As to the recent 40 rehashed, er revisited songs in many cases they reflect the conundrum the band explored in their “iNNOCENCE + eXPERIENCE” tours. In nearly every case the newly recorded songs are softer, which allows the lyric message to take a tighter spotlight. The Edge moves to the piano more than in the original versions, and generally Mullen and Clayton have muted their engine room rhythm section.

“Out of Control” was an early rave up, but here it is rendered in a more diminished piano-driven ballad. The track is indicative of what has transpired with most of their arena anthems in the new album.

I admit that at first I had trepidation and was crestfallen to think the band had run out of inspiration, such that revisiting past songs was a necessary stop gap. But having read more about how Da Vinci carted around his portrait of Mona Lisa for several years before finally handing over the commissioned work, and then my diving deep into the rabbit hole of Bob Dylan’s Bootleg Series of studio outtakes, I began to appreciate how artists never really consider their work finished. Indeed, my Mom will occasionally pull one of her watercolors out of the frame to give it a touch up. Through that light I have come to better appreciate Songs of Surrender.

So much of Bono’s book is about if and how the band will continue, so there was undoubtedly much thoughtful discussion about this fall’s Vegas residency. The band has always painted on a wide canvas, whether in front of the cutting edge interactive video technology of the ZOO TV tour or underneath the U2 360 stadium rig, so it is no surprise they were tempted by the latest venue in Vegas.

The Edge reports:

The beauty of Sphere is not only the ground-breaking technology that will make it so unique, with the world’s most advanced audio system, integrated into a structure which is designed with sound quality as a priority; it’s also the possibilities around immersive experience in real and imaginary landscapes. In short, it’s a canvas of an unparalleled scale and image resolution and a once-in-a-generation opportunity. We all thought about it and decided we’d be mad not to accept the invitation.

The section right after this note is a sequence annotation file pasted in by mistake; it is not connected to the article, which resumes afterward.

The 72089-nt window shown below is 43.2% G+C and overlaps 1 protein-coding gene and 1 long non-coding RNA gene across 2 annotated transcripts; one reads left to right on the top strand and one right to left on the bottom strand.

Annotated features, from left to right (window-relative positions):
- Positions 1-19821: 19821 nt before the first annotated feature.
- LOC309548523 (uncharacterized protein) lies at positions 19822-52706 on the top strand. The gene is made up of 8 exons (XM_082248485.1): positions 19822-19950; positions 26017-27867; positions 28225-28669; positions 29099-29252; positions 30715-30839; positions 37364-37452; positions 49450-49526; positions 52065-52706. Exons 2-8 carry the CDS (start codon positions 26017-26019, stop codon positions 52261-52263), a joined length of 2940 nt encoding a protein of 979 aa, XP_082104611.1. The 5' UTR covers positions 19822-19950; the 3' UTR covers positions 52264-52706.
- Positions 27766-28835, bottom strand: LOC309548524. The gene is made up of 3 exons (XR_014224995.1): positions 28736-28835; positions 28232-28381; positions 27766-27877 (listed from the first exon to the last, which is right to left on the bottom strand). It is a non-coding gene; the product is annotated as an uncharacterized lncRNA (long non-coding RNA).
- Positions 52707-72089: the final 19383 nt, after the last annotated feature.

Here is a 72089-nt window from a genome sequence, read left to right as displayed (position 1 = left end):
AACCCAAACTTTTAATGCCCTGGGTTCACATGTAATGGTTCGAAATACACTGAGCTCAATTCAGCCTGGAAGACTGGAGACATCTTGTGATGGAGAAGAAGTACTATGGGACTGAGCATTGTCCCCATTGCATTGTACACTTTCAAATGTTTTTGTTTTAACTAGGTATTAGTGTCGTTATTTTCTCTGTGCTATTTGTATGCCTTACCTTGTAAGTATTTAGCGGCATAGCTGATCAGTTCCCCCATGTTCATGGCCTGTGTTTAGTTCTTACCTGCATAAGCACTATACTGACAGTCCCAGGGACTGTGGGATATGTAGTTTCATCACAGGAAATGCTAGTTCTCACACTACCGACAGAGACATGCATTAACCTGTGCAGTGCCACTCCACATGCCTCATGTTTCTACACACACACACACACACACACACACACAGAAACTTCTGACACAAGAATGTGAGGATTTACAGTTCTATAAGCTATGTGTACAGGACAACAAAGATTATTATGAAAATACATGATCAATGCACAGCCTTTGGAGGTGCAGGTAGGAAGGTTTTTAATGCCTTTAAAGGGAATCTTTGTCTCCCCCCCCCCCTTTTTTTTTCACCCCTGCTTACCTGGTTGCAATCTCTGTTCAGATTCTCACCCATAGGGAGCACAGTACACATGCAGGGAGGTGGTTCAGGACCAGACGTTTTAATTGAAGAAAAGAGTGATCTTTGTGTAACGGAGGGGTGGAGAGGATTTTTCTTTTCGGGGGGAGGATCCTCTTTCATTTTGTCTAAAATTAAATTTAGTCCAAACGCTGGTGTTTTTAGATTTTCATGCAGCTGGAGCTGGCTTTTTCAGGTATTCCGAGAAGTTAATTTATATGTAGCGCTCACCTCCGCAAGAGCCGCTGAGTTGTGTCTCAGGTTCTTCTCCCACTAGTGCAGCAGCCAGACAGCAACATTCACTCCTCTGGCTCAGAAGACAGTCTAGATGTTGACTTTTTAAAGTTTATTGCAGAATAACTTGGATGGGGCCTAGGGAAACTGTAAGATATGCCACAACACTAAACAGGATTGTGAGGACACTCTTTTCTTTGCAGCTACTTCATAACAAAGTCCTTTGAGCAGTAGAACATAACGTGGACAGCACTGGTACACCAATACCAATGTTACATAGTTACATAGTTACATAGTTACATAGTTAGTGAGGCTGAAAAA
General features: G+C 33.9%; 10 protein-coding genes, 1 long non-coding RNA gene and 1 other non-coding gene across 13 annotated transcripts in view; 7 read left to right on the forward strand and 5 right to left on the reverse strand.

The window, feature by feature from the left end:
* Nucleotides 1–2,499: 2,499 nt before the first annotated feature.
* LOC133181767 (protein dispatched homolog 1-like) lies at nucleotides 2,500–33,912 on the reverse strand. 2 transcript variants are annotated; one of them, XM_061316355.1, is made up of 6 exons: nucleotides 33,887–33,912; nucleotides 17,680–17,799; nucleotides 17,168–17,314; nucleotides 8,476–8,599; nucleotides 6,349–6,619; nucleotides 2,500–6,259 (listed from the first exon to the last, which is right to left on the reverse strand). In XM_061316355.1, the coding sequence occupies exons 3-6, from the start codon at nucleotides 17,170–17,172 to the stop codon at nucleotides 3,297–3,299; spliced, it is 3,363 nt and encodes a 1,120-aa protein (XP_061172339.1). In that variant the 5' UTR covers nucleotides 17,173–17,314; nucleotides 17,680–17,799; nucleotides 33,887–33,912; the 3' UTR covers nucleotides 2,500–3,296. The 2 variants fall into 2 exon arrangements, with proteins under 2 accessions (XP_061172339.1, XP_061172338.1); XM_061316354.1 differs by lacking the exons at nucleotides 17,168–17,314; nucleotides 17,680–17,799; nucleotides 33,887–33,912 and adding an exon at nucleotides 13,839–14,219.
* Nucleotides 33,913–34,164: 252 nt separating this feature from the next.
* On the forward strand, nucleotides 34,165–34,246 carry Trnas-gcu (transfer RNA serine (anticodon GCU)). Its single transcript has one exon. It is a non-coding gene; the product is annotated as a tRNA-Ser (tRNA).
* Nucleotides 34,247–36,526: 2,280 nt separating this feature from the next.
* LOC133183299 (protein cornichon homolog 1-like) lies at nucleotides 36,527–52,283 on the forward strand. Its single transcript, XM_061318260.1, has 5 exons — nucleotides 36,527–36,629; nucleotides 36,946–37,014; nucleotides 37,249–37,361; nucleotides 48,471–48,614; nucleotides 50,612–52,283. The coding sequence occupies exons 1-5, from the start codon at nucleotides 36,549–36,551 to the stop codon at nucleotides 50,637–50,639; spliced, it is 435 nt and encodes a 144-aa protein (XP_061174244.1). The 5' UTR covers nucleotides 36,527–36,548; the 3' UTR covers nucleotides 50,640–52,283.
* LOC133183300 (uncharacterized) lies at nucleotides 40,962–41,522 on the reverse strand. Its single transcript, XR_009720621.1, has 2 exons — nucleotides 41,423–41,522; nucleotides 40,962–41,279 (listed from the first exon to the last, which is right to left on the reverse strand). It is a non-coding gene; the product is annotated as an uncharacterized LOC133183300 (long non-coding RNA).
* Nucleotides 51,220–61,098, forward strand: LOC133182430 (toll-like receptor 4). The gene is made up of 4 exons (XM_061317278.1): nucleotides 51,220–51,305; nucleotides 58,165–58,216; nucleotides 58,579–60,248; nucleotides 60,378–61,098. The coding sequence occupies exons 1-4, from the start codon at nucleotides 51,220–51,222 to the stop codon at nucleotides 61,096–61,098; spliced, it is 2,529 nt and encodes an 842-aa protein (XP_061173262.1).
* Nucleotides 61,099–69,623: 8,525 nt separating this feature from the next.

The Edge and Bono contemplating the stage without Larry

Indeed, fans will be treated to a 16K x 16K LED display inside the main venue bowl that wraps up, over, and around the audience, creating a fully immersive visual environment. Sphere Immersive Sound is touted as the world’s most advanced concert audio system, able to deliver crystal-clear audio to every seat in the house. Expect full sensory overload with seats that rumble and provide a cool breeze. The whole shebang is called “U2:UV Achtung Baby Live At Sphere” and gets underway later this month.

As expected, an over the top preview video is on offer from the band, see it here.

This will be quite a show, stay tuned.



Brad Auerbach has been a journalist and editor covering the media, entertainment, travel and technology scene for many years. He has written for Forbes, Time Out London, SPIN, Village Voice, LA Weekly and early in his career won a New York State College Journalism Award.